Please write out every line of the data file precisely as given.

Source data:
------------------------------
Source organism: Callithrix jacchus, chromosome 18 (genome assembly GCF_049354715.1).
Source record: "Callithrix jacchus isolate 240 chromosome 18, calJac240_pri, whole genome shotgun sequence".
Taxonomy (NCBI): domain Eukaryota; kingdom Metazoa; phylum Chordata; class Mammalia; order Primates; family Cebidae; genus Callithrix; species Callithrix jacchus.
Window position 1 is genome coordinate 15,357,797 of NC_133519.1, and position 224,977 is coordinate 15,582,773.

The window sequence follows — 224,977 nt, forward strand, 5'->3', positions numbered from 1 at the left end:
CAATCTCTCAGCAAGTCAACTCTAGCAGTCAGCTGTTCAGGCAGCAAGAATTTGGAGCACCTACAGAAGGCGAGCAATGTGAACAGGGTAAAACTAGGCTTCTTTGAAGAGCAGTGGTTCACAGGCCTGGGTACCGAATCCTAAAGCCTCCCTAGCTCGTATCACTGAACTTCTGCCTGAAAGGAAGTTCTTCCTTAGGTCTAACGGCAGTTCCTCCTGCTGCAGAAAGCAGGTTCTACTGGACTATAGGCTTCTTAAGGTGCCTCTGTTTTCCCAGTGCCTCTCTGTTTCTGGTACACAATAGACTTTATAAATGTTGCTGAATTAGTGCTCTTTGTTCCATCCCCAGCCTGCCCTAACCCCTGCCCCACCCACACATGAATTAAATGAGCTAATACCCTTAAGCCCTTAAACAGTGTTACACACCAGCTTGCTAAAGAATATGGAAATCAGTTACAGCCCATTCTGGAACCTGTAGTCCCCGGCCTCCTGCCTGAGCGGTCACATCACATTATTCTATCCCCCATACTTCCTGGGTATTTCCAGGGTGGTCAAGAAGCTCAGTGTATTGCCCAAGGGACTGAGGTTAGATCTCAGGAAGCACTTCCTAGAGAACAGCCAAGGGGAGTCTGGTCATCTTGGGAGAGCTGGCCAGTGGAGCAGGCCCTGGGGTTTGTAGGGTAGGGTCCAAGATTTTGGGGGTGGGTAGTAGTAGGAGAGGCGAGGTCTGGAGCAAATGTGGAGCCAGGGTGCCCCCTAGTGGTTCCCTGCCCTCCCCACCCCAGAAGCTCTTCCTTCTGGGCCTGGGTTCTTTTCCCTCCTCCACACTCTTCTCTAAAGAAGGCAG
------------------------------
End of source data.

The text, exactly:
Source organism: Callithrix jacchus, chromosome 18 (genome assembly GCF_049354715.1).
Source record: "Callithrix jacchus isolate 240 chromosome 18, calJac240_pri, whole genome shotgun sequence".
Taxonomy (NCBI): domain Eukaryota; kingdom Metazoa; phylum Chordata; class Mammalia; order Primates; family Cebidae; genus Callithrix; species Callithrix jacchus.
Window position 1 is genome coordinate 15,357,797 of NC_133519.1, and position 224,977 is coordinate 15,582,773.

The window sequence follows — 224,977 nt, forward strand, 5'->3', positions numbered from 1 at the left end:
CAATCTCTCAGCAAGTCAACTCTAGCAGTCAGCTGTTCAGGCAGCAAGAATTTGGAGCACCTACAGAAGGCGAGCAATGTGAACAGGGTAAAACTAGGCTTCTTTGAAGAGCAGTGGTTCACAGGCCTGGGTACCGAATCCTAAAGCCTCCCTAGCTCGTATCACTGAACTTCTGCCTGAAAGGAAGTTCTTCCTTAGGTCTAACGGCAGTTCCTCCTGCTGCAGAAAGCAGGTTCTACTGGACTATAGGCTTCTTAAGGTGCCTCTGTTTTCCCAGTGCCTCTCTGTTTCTGGTACACAATAGACTTTATAAATGTTGCTGAATTAGTGCTCTTTGTTCCATCCCCAGCCTGCCCTAACCCCTGCCCCACCCACACATGAATTAAATGAGCTAATACCCTTAAGCCCTTAAACAGTGTTACACACCAGCTTGCTAAAGAATATGGAAATCAGTTACAGCCCATTCTGGAACCTGTAGTCCCCGGCCTCCTGCCTGAGCGGTCACATCACATTATTCTATCCCCCATACTTCCTGGGTATTTCCAGGGTGGTCAAGAAGCTCAGTGTATTGCCCAAGGGACTGAGGTTAGATCTCAGGAAGCACTTCCTAGAGAACAGCCAAGGGGAGTCTGGTCATCTTGGGAGAGCTGGCCAGTGGAGCAGGCCCTGGGGTTTGTAGGGTAGGGTCCAAGATTTTGGGGGTGGGTAGTAGTAGGAGAGGCGAGGTCTGGAGCAAATGTGGAGCCAGGGTGCCCCCTAGTGGTTCCCTGCCCTCCCCACCCCAGAAGCTCTTCCTTCTGGGCCTGGGTTCTTTTCCCTCCTCCACACTCTTCTCTAAAGAAGGCAG